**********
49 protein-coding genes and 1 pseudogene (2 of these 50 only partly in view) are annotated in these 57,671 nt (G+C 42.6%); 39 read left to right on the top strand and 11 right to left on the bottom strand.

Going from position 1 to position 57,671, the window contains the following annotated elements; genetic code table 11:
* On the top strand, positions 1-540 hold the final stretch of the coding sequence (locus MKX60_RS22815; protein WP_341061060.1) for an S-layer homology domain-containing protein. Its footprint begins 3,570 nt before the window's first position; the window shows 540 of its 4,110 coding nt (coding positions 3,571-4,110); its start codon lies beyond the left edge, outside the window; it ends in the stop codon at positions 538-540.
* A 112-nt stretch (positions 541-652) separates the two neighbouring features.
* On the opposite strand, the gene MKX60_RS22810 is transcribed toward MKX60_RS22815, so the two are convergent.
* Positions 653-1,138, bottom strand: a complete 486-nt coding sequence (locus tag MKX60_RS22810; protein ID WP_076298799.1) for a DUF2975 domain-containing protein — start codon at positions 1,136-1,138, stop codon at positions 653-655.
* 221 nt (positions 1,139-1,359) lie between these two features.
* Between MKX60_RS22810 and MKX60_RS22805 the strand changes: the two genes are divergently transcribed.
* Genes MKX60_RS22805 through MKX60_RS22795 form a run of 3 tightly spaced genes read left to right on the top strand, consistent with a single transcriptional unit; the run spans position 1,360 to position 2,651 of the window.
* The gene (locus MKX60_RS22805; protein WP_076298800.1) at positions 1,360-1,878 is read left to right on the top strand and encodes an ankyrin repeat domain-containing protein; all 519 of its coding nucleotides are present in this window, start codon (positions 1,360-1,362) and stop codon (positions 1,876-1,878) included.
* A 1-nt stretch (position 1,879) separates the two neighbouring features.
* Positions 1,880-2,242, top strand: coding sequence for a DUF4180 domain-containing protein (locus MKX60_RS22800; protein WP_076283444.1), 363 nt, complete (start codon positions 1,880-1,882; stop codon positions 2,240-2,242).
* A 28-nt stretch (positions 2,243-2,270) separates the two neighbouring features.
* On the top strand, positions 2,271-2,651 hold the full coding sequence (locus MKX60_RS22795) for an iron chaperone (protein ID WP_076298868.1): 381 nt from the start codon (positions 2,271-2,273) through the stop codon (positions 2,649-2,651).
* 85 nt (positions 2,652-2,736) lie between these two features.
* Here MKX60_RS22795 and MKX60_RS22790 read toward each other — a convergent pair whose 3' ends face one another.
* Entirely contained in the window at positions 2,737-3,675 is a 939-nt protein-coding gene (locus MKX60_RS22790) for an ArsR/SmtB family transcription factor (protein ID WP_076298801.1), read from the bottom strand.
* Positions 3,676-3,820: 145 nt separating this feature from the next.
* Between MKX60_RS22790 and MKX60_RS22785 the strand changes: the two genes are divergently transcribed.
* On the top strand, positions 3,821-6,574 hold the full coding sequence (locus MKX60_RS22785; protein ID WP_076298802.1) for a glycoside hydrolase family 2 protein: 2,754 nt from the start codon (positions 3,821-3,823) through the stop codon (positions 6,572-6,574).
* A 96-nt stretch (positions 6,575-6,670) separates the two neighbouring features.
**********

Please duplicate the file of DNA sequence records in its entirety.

49 protein-coding genes and 1 pseudogene (2 of these 50 only partly in view) are annotated in these 57,671 nt (G+C 42.6%); 39 read left to right on the top strand and 11 right to left on the bottom strand.

Going from position 1 to position 57,671, the window contains the following annotated elements; genetic code table 11:
* On the top strand, positions 1-540 hold the final stretch of the coding sequence (locus MKX60_RS22815; protein WP_341061060.1) for an S-layer homology domain-containing protein. Its footprint begins 3,570 nt before the window's first position; the window shows 540 of its 4,110 coding nt (coding positions 3,571-4,110); its start codon lies beyond the left edge, outside the window; it ends in the stop codon at positions 538-540.
* A 112-nt stretch (positions 541-652) separates the two neighbouring features.
* On the opposite strand, the gene MKX60_RS22810 is transcribed toward MKX60_RS22815, so the two are convergent.
* Positions 653-1,138, bottom strand: a complete 486-nt coding sequence (locus tag MKX60_RS22810; protein ID WP_076298799.1) for a DUF2975 domain-containing protein — start codon at positions 1,136-1,138, stop codon at positions 653-655.
* 221 nt (positions 1,139-1,359) lie between these two features.
* Between MKX60_RS22810 and MKX60_RS22805 the strand changes: the two genes are divergently transcribed.
* Genes MKX60_RS22805 through MKX60_RS22795 form a run of 3 tightly spaced genes read left to right on the top strand, consistent with a single transcriptional unit; the run spans position 1,360 to position 2,651 of the window.
* The gene (locus MKX60_RS22805; protein WP_076298800.1) at positions 1,360-1,878 is read left to right on the top strand and encodes an ankyrin repeat domain-containing protein; all 519 of its coding nucleotides are present in this window, start codon (positions 1,360-1,362) and stop codon (positions 1,876-1,878) included.
* A 1-nt stretch (position 1,879) separates the two neighbouring features.
* Positions 1,880-2,242, top strand: coding sequence for a DUF4180 domain-containing protein (locus MKX60_RS22800; protein WP_076283444.1), 363 nt, complete (start codon positions 1,880-1,882; stop codon positions 2,240-2,242).
* A 28-nt stretch (positions 2,243-2,270) separates the two neighbouring features.
* On the top strand, positions 2,271-2,651 hold the full coding sequence (locus MKX60_RS22795) for an iron chaperone (protein ID WP_076298868.1): 381 nt from the start codon (positions 2,271-2,273) through the stop codon (positions 2,649-2,651).
* 85 nt (positions 2,652-2,736) lie between these two features.
* Here MKX60_RS22795 and MKX60_RS22790 read toward each other — a convergent pair whose 3' ends face one another.
* Entirely contained in the window at positions 2,737-3,675 is a 939-nt protein-coding gene (locus MKX60_RS22790) for an ArsR/SmtB family transcription factor (protein ID WP_076298801.1), read from the bottom strand.
* Positions 3,676-3,820: 145 nt separating this feature from the next.
* Between MKX60_RS22790 and MKX60_RS22785 the strand changes: the two genes are divergently transcribed.
* On the top strand, positions 3,821-6,574 hold the full coding sequence (locus MKX60_RS22785; protein ID WP_076298802.1) for a glycoside hydrolase family 2 protein: 2,754 nt from the start codon (positions 3,821-3,823) through the stop codon (positions 6,572-6,574).
* A 96-nt stretch (positions 6,575-6,670) separates the two neighbouring features.